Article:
The composition of camel milk affects cheesemaking, but do its contents also have an effect on the human body? Its proteins and limited ability to coagulate may not be good for cheesemakers but could be beneficial for Type 1 diabetics. Due to its chemical makeup, a study published in the European Journal of Clinical Nutrition considered camel milk as an alternative method of administering insulin. A protein within camel milk has characteristics similar to insulin and it is more likely to be absorbed in the intestine because it does not coagulate in acidic environments. This led researchers to design a study to assess the efficacy and safety of camel milk as an adjunct to insulin therapy in Type 1 diabetic

A two year randomized clinical study was conducted with twenty four Type 1 diabetics. All the participants received regular treatment but half also drank 500 ml of camel milk daily. At the end of the study, the subjects who had consumed camel milk had a significant reduction in insulin requirement in comparison to the control group. Further, of the group receiving camel milk, three participants gradually reduced their insulin requirement to zero. This was a preliminary study but it suggests camel milk may do a body good.

Depending on where you live, camel milk can be somewhat difficult to obtain. It’s not as common in Egypt as other areas of the MENA but it can be found after a little searching. One place offering camel milk, along with a whole lot of camels, is the camel bazaar (Souq al Gamal) located just outside Cairo.

Welcome to Camel Lot.

Welcome to Camel Lot.

Welcome to Camel Lot, part 2

Welcome to Camel Lot, part 2

Camels take a little rest after a long journey. Some have traveled for months to reach the market. Many arrive via the 40 Day Road, Darb Al Arabia’in. The ancient trading route begins in Sudan but the camels’ journeys don’t end at the market, their next destination is determined at the auction.

The camels and their prospective owners size each other up before the auction begins.

The camels and their prospective owners size each other up before the auction begins.

Crowds gather to bid--the entire auction lasts about a minute per camel, with winning bids for an adult usually ranging between 8,000-10,000 Egyptian Pounds ($1,300-$1,650 USD.)

Crowds gather to bid--the entire auction lasts about a minute per camel, with winning bids for an adult usually ranging between 8,000-10,000 Egyptian Pounds ($1,300-$1,650 USD.)

If you aren’t quite ready to commit to the entire camel, fresh camel milk is available near the entrance, ready to be brought home and turned into dessert.

Creme Camelmel

(This is a Julia Child’s version of the classic dessert with one slight modification)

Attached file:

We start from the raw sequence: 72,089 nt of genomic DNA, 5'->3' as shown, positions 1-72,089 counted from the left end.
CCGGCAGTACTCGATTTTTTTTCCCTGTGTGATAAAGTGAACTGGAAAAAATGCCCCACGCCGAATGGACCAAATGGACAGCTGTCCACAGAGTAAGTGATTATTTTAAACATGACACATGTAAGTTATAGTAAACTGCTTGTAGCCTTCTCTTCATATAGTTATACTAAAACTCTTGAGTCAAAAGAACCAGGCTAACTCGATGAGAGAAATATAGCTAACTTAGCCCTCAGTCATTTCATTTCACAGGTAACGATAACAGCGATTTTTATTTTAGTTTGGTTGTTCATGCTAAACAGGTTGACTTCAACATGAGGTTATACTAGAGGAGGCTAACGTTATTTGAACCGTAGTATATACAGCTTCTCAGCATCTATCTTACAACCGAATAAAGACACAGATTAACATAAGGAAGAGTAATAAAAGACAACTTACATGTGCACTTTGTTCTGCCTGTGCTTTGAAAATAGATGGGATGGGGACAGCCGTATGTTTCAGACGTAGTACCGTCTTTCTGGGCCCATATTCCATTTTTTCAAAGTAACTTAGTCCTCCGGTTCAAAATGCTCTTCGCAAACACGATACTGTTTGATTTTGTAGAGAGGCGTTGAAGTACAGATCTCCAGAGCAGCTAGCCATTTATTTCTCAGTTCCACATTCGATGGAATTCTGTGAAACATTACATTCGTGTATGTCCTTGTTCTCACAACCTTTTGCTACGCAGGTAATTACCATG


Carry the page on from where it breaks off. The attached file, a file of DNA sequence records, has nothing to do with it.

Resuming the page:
½ cup plus 2/3 cup sugar

2 cups (camel) milk

1 ½ teaspoons vanilla extract

2 large eggs

4 large egg yolks

Creme Camelmel

Creme Camelmel

1. Preheat the oven to 350 degrees. In a small saucepan, combine ½ cup sugar with ¼ cup water. Bring to a boil over low heat, stirring to dissolve the sugar. Increase the heat to high and cook, without stirring, until the syrup turns a light caramel color. Remove the saucepan from the heat and dip the bottom into cold water to stop the cooking. Pour the caramel into a 4-cup charlotte mold, and tilt so that it covers the bottoms and sides. Let cool.

2. In a small saucepan, bring the milk and vanilla to a boil. In a heatproof bowl, beat the eggs, egg yolks and cup sugar until blended. Whisking constantly, pour the hot milk into the egg mixture; let rest for a few minutes, then strain. Pour the custard into the caramel-coated mold.

3. Put the mold in a small but deep baking or roasting pan, and add hot water to come about two-thirds up the sides of the mold. Place the pan on the stove over medium heat, and bring the water to a simmer. Transfer the pan to the oven. (The water should stay at a low simmer at all times; do not let it boil or the custard will overcook.) Bake until a knife inserted into the center of the custard comes out clean, 40 to 50 minutes. Keep the custard in the baking pan until the water cools. Remove from the pan to finish cooling. To serve, run the tip of a knife around the top of the custard to loosen it. Invert a serving platter over the mold and quickly turn it over again. Carefully remove the mold. Serves 6. Adapted from Le Cordon Bleu.

Images: Milk Money; Casein Point; the rest by author.

Layla Eplett About the Author: Layla Eplett writes about the anthropology of food. She has a Masters in Social Anthropology of Development from the University of London's School of Oriental and African Studies and loves getting a taste of all kinds of culture--gastronomic, traditional, and sometimes accidentally, bacterial. Find her at Fare Trade. Follow on Twitter @LaylaEplett.

The views expressed are those of the author and are not necessarily those of Scientific American.